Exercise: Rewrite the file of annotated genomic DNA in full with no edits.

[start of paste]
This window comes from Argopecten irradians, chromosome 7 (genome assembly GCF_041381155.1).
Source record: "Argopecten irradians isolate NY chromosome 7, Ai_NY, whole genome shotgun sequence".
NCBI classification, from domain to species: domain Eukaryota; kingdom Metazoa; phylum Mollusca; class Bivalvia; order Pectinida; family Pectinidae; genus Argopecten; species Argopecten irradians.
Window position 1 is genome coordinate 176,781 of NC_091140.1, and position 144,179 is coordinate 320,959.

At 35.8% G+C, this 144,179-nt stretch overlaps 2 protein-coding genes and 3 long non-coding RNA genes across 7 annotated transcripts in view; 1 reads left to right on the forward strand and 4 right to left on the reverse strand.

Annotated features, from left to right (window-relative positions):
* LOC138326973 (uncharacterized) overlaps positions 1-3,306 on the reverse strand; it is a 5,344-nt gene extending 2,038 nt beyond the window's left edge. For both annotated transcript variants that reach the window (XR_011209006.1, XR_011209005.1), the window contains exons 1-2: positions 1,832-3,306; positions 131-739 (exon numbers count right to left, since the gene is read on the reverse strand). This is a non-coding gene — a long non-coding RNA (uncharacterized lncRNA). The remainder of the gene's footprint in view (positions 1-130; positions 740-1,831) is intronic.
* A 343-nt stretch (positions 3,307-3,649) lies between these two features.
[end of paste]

This window comes from Argopecten irradians, chromosome 7 (genome assembly GCF_041381155.1).
Source record: "Argopecten irradians isolate NY chromosome 7, Ai_NY, whole genome shotgun sequence".
NCBI classification, from domain to species: domain Eukaryota; kingdom Metazoa; phylum Mollusca; class Bivalvia; order Pectinida; family Pectinidae; genus Argopecten; species Argopecten irradians.
Window position 1 is genome coordinate 176,781 of NC_091140.1, and position 144,179 is coordinate 320,959.

At 35.8% G+C, this 144,179-nt stretch overlaps 2 protein-coding genes and 3 long non-coding RNA genes across 7 annotated transcripts in view; 1 reads left to right on the forward strand and 4 right to left on the reverse strand.

Annotated features, from left to right (window-relative positions):
* LOC138326973 (uncharacterized) overlaps positions 1-3,306 on the reverse strand; it is a 5,344-nt gene extending 2,038 nt beyond the window's left edge. For both annotated transcript variants that reach the window (XR_011209006.1, XR_011209005.1), the window contains exons 1-2: positions 1,832-3,306; positions 131-739 (exon numbers count right to left, since the gene is read on the reverse strand). This is a non-coding gene — a long non-coding RNA (uncharacterized lncRNA). The remainder of the gene's footprint in view (positions 1-130; positions 740-1,831) is intronic.
* A 343-nt stretch (positions 3,307-3,649) lies between these two features.